Argument of the lecture : Sachertorte and Sachverhalt, or Wie die Sacher sich zueinander verhalten. On the History and Philosophy of an Austrian Delikatesse.

You may ask what Sachertorte and Sachverhalt have in common. At least two connected things: they are exquisitely Austrian and there is no nice English name to name them (plural denotation of names is something you have to buy in the package, as Austrians did not, in general, share the prejudice of having only singular names). My talk will discuss the historical hypothesis that Twardowski had Sachverhalte in his ontology and that he introduced them in Vienna in 1894. Yet to discuss such an issue we must first know what is a Sachverhalt. And here we have all the differences with a Sachertorte we wish. The ingredients of a complex object like a Sachertorte you can easily find, whereas this is not the case with a Sachverhalt: and does a Sachverhalt have ingredients after all? or maybe parts? or constituents? What is it then? Whatever a Sachverhalt is, is definitely not a piece of cake.


 

CANTÙ, Paola (paola.cantu@unimi.it)

Paola Cantù is PhD Student in Philosophy of Science at the University of Genua (Tutor: Dario Palladino). In 1998 she got a MA at the University of Milan with S. Bozzi e C. Mangione (her MA thesis Giuseppe Veronese and the Foundations of Geometry has been published in 1999 by Unicopli, Milan). She has followed courses by Jonathan Barnes and Kevin Mulligan on Frege and Bolzano at the University of Geneva and has studied the works of Hermann and Robert Graßmann at the Friedrich-Alexander-Universität Erlangen (Prof. Ch. Thiel e V. Peckhaus). Current research concerns Theory of Forms in 19tth Century Mathematics. Special attention is paid to the philosophical notion of form in Naturphilosophie, to geometrical enquiries, to the origin of algebraic and logical calculus, to the definition of mathematics as Formenlehre, to the development of the concept of structure.

Argument of the lecture: Mathematics as Theory of Forms. Hermann and Robert Grassmann.

An enquiry into the first definitions of mathematics as Theory of Forms implies an analysis of some related terms, such as quantity, operation, calculus and structure.

The works of Hermann and Robert Grassmann constitute a rich source of information on this subject: Ausdehnungslehre and Formenlehre contribute to the understanding of the algebraic calculus and to the origins of the concept of structure and in addition reveal connections between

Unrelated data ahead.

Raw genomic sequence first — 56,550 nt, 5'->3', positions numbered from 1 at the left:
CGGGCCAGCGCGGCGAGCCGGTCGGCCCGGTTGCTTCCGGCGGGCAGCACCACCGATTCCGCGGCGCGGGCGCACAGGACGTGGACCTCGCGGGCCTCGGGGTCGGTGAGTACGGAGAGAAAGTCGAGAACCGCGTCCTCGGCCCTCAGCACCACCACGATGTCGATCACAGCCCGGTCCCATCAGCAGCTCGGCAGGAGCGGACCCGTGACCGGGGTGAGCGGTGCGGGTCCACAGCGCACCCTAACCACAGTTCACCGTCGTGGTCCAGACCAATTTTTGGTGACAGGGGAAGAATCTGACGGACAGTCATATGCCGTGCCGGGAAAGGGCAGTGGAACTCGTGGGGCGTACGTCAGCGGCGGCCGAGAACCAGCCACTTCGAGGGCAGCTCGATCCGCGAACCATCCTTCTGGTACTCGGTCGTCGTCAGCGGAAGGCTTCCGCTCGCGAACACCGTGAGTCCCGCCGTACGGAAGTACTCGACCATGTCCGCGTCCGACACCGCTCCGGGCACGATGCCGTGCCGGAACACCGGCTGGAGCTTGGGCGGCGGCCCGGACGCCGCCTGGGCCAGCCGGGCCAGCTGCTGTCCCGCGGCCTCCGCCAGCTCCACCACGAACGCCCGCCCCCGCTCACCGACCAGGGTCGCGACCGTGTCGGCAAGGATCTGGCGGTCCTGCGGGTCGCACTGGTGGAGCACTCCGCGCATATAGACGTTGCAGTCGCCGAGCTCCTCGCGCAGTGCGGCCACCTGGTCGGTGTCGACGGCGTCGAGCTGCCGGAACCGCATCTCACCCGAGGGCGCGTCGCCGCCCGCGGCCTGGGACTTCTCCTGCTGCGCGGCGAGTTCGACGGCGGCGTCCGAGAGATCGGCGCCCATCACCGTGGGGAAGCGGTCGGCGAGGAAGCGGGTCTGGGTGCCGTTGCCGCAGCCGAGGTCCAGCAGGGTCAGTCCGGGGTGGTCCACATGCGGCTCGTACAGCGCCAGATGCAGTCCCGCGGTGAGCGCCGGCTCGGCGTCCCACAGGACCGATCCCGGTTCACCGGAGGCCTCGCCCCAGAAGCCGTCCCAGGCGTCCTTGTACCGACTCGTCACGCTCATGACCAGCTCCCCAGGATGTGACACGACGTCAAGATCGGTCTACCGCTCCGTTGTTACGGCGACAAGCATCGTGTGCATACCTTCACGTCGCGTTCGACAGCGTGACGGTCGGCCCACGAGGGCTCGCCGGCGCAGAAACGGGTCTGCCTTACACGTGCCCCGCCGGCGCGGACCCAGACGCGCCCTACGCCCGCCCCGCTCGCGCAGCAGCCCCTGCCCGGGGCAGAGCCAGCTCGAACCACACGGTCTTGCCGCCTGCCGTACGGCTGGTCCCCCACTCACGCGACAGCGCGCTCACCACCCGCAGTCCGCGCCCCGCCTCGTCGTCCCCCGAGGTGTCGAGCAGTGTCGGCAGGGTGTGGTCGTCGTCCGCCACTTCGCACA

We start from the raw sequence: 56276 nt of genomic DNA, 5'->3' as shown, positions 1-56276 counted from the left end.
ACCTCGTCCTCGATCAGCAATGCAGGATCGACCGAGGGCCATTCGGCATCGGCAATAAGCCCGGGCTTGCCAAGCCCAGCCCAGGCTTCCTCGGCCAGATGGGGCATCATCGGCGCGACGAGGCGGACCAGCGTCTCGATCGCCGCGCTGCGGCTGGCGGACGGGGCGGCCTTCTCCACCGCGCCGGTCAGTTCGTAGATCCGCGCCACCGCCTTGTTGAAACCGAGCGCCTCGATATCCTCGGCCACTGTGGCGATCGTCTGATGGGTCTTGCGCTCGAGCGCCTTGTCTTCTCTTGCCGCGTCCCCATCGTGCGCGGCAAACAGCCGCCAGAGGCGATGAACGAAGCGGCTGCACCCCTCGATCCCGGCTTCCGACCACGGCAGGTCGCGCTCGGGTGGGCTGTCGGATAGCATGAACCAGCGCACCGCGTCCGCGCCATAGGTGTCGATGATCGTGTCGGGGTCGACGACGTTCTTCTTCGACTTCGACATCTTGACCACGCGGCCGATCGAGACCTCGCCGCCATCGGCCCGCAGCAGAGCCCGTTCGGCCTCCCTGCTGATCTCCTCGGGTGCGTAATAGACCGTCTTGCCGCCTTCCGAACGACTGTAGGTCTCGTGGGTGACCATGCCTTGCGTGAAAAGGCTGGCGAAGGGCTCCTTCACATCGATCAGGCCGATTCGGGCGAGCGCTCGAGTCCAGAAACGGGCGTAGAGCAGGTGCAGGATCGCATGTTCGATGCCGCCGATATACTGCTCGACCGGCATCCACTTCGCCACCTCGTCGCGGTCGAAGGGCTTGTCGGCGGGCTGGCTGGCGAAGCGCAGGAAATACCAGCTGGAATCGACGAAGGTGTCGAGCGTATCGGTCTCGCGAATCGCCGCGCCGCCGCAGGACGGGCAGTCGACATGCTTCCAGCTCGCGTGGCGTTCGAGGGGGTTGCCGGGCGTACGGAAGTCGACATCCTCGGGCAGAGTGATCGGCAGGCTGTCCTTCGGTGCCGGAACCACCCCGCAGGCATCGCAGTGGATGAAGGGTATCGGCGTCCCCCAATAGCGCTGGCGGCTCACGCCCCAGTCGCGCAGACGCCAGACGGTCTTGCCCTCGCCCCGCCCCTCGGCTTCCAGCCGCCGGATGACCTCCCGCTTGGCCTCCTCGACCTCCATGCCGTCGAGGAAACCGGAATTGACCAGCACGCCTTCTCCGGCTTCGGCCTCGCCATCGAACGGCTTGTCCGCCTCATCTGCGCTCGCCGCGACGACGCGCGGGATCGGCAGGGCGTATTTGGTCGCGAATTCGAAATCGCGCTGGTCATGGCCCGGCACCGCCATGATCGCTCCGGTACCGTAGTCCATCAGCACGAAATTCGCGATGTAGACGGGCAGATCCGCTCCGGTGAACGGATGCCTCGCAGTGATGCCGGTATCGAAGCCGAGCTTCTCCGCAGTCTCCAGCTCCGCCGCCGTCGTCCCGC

the mathematical and the philosophical concept of form.


DELL’ANNA, Alessandro (a_dellanna@hotmail.com)

Argument of the lecture: Semantics and Direct Perception

If I say "I see a grass esplanade stretching until the orizon", I could be amended in different way. For example, a friend who studies computer-vision science could object that my assertion is not a pure observation, but an inference of some elaboration processof my vision module, that reach this conclusion only after many representative sketches (Marr).

But a gibsonian won’t be happy at all, and would protest that I see what I’m saying to see because of the texture gradient law. The problem seems that we can have different context of description (Austin), and the perceptual one is recognized even by the ordinary language semantics. Is the world taken into account by it completly undetermined, as Quine’s theory of ontological relativity suggests? By mean of some empirical discovery in the field of visual perception we’ll try to refuse this theory (rehabilitating obstensive definitions), shawing that a more intensive relationship is required between semantics and direct approches to the study of perception.

 

 

SCHIAFFONATI, Viola (schiaffo@fusberta.elet.polimi.it)

Argument of the lecture : Agencies and scientific discovery.

Scientific agencies are multiagent systems of distributed artificial intelligence that promote a new approach to scientific discovery. I willintroduce the idea of scientific agency and its double role as a concrete device for assisting scientists in their activity and as a conceptual tool for representing the products of their research.